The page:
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Agriculture across the globe needs new solutions for food and water sustainability. With more frequent climate extremes, growing populations, increased food demand, and global crop threats, environmental engineers are searching for solutions to manage food production for the future, starting at the tiniest level.

With current practices, up to 95% of applied micronutrients and 99.9% of applied pesticides never reach their destinations and are wasted. They accumulate in the soil or run off into the ground water and cause collateral environmental damage, degrade soil, and waste the water and energy used in their production and application.

If growers could apply something to the leaf that could travel directly to the root, it could be a game-changer for delivering nutrients, antibiotics, and pesticides in a nearly 100% efficient way. Greg Lowry, post-doctoral researcher Astrid Avellan, and a team of researchers have successfully discovered a way to apply nanoparticles to plant leaves so that they travel through the plant all the way to the root. Their results are published in a recent ACS Nano paper.

The results from our paper really have the potential to transform the way we deliver agrochemicals to plants.

Greg Lowry, Professor, Civil and Environmental Engineering

“The results from our paper really have the potential to transform the way we deliver agrochemicals to plants,” said Lowry, professor of civil and environmental engineering.

This is the first time that anyone has systematically studied how nanoparticles move through the leaf, into the plant, to the root, and exude into the soil.

The research team sprayed gold nanoparticles with a polymer coating onto the leaves of young wheat plants. Plants don’t need gold, but since gold doesn’t exist anywhere in the plant, they were able to easily identify where it traveled. They used wheat plants because they are an important crop in the United States and susceptible to nutrient deficiencies.

Once the nanoparticles are sprayed onto the leaf, they move through the cuticle, which is the waxy outer layer covering the leaf. Then, it crosses the epidermis. The cuticle and epidermis are layers that protect the leaf from harm, prevent water loss, and allow gas exchange for the plant to breathe. The nanoparticle then makes its way into the inner leaf tissue, or mesophyll. Finally, it moves into the vasculature of the plant, or the plant’s veins. From there it can travel all the way down the stem and into the root, or up to higher leaves.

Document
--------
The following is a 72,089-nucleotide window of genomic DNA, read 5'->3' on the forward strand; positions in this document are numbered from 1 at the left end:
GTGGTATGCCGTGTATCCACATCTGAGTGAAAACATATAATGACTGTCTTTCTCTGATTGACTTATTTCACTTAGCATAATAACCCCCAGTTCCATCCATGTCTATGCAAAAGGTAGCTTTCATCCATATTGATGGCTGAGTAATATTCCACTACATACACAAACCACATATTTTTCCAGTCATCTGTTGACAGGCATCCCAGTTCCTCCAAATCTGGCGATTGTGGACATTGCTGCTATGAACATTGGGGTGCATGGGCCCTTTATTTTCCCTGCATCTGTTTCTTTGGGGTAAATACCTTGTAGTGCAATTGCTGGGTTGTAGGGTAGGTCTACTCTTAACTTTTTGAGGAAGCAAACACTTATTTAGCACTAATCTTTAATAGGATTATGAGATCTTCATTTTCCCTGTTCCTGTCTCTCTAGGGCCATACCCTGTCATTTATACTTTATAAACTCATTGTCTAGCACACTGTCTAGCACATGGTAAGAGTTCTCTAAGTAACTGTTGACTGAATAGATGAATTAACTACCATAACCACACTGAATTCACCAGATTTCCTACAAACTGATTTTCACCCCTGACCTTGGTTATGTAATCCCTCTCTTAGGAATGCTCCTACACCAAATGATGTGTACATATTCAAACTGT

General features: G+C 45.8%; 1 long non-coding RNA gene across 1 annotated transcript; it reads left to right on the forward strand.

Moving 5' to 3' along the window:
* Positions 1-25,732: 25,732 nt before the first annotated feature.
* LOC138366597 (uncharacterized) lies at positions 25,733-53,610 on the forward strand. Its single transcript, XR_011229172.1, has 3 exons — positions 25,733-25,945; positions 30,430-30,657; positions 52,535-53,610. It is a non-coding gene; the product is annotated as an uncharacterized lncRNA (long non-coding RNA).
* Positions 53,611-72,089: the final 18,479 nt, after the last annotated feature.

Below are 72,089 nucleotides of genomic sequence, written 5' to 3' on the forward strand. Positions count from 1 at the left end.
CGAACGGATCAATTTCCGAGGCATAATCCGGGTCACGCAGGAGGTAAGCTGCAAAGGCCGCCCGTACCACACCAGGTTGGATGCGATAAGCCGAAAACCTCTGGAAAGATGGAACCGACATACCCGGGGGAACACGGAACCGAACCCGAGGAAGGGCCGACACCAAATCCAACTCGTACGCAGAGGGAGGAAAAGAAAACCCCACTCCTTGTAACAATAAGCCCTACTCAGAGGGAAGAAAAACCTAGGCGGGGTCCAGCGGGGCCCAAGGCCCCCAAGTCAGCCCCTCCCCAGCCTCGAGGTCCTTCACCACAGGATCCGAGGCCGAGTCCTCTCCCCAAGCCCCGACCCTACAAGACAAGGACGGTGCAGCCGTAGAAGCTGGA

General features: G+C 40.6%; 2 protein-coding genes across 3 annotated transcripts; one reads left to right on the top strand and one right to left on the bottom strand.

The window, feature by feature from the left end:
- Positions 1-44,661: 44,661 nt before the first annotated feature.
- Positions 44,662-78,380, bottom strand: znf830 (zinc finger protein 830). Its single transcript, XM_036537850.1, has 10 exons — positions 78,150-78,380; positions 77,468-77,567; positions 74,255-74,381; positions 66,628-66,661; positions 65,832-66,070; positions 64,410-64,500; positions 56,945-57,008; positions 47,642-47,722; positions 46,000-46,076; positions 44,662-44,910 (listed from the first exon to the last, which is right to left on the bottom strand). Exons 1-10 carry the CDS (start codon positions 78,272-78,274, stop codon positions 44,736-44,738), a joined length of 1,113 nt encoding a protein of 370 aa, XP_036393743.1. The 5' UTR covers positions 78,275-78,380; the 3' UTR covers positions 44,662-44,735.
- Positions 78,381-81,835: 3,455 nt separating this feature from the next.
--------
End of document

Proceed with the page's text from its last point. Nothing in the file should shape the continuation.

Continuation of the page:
For the first time, the researchers demonstrated that once reaching the roots, nanoparticles can be exuded into the soil, adhering to the microenvironment that sticks to the roots called the rhizosphere. The rhizosphere is where the plant interacts with the soil, takes in nutrients, releases small acids, carbon dioxide, and proteins, and where bacteria and fungi can enter the plant. The only methods currently available to treat an unhealthy rhizosphere are mixing agrochemicals in the soil or applying water with the chemicals. In both cases a large amount of chemicals are lost. What the researchers have demonstrated is 100% efficient delivery that can decrease the amount of chemicals needed, lower the cost, and limit environmental contamination.


These tiny particles—which are smaller than 50 nanometers—could be one very important key to sustainably feeding the 10 billion people projected to be on the planet by 2050. For example, wheat plants growing in zinc-deficient soil turn yellow and crop production decreases as plants start to die. But if you could deliver zinc oxide nanoparticles through the leaves to reach the root, they could exude into the soil and make both the soil and the plant healthy.

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Farmers could also deliver antibiotics to the plant. Once a plant gets bacteria into its vasculature, there’s little that can be done to save it. But if antibiotic nanoparticles could be delivered through the leaves to get into the vasculature, they could prevent or treat systemic bacterial diseases.

Nanoparticles are also more effective than chemicals because engineers can design them to have specific properties. For example, they could design a nanoparticle that will stick to a leaf without dripping off when it rains. Or they can engineer the coating on the outside of the particle to respond to moisture or light. It is also possible to design nanoparticles that will be used in fewer quantities and are better for both the environment and human health than the conventional agrochemicals used currently. The possibilities are endless, and this is an important first step.

Nanofarm infographic thumbnail

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Delivering nanoparticles on plants in a 100% efficient way is part of Lowry’s larger goals of atom-efficient agriculture (where every atom put on crops is used and not wasted) and combatting societal challenges such as food insecurity.

“We’re at this point where we’ve got to grow 80% more food, on the same amount of land, with less pollution resulting from it,” said Lowry. “That’s going to take a paradigm shift of the way we do agriculture, and that’s what we’re trying to help.”

The Phil and Martha Dowd Fellowship has enabled this research direction by supporting a student who developed ways to target nanoparticles to a specific location on leaves to improve pesticide use efficiency.